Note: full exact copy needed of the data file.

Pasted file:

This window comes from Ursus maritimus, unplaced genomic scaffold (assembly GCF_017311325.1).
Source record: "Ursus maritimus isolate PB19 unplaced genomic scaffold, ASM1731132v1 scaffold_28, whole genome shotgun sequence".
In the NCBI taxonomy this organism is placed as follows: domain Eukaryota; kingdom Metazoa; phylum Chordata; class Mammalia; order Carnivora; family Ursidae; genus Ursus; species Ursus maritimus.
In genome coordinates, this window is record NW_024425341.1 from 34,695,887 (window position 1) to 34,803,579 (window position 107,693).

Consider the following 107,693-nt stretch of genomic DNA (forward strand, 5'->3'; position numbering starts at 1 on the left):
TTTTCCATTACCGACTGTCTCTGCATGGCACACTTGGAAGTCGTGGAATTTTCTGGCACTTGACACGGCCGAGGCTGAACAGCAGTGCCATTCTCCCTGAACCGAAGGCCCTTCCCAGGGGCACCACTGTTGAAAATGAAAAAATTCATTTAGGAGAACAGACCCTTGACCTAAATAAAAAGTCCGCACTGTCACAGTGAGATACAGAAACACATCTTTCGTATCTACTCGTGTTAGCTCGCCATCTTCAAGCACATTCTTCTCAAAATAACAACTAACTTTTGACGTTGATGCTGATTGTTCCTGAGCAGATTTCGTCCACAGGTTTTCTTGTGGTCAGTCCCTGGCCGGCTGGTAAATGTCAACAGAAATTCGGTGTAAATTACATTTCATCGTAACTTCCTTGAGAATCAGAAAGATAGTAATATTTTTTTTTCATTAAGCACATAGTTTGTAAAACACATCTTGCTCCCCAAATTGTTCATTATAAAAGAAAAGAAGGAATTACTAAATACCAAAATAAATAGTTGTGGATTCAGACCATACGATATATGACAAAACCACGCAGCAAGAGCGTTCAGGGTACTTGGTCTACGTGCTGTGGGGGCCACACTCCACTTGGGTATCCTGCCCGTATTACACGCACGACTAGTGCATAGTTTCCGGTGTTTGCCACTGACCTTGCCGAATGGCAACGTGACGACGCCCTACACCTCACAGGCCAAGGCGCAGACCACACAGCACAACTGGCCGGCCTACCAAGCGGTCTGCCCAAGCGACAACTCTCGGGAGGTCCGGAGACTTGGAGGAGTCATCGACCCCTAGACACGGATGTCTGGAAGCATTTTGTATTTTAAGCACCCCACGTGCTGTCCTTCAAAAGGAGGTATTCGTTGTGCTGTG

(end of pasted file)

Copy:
This window comes from Ursus maritimus, unplaced genomic scaffold (assembly GCF_017311325.1).
Source record: "Ursus maritimus isolate PB19 unplaced genomic scaffold, ASM1731132v1 scaffold_28, whole genome shotgun sequence".
In the NCBI taxonomy this organism is placed as follows: domain Eukaryota; kingdom Metazoa; phylum Chordata; class Mammalia; order Carnivora; family Ursidae; genus Ursus; species Ursus maritimus.
In genome coordinates, this window is record NW_024425341.1 from 34,695,887 (window position 1) to 34,803,579 (window position 107,693).

Consider the following 107,693-nt stretch of genomic DNA (forward strand, 5'->3'; position numbering starts at 1 on the left):
TTTTCCATTACCGACTGTCTCTGCATGGCACACTTGGAAGTCGTGGAATTTTCTGGCACTTGACACGGCCGAGGCTGAACAGCAGTGCCATTCTCCCTGAACCGAAGGCCCTTCCCAGGGGCACCACTGTTGAAAATGAAAAAATTCATTTAGGAGAACAGACCCTTGACCTAAATAAAAAGTCCGCACTGTCACAGTGAGATACAGAAACACATCTTTCGTATCTACTCGTGTTAGCTCGCCATCTTCAAGCACATTCTTCTCAAAATAACAACTAACTTTTGACGTTGATGCTGATTGTTCCTGAGCAGATTTCGTCCACAGGTTTTCTTGTGGTCAGTCCCTGGCCGGCTGGTAAATGTCAACAGAAATTCGGTGTAAATTACATTTCATCGTAACTTCCTTGAGAATCAGAAAGATAGTAATATTTTTTTTTCATTAAGCACATAGTTTGTAAAACACATCTTGCTCCCCAAATTGTTCATTATAAAAGAAAAGAAGGAATTACTAAATACCAAAATAAATAGTTGTGGATTCAGACCATACGATATATGACAAAACCACGCAGCAAGAGCGTTCAGGGTACTTGGTCTACGTGCTGTGGGGGCCACACTCCACTTGGGTATCCTGCCCGTATTACACGCACGACTAGTGCATAGTTTCCGGTGTTTGCCACTGACCTTGCCGAATGGCAACGTGACGACGCCCTACACCTCACAGGCCAAGGCGCAGACCACACAGCACAACTGGCCGGCCTACCAAGCGGTCTGCCCAAGCGACAACTCTCGGGAGGTCCGGAGACTTGGAGGAGTCATCGACCCCTAGACACGGATGTCTGGAAGCATTTTGTATTTTAAGCACCCCACGTGCTGTCCTTCAAAAGGAGGTATTCGTTGTGCTGTG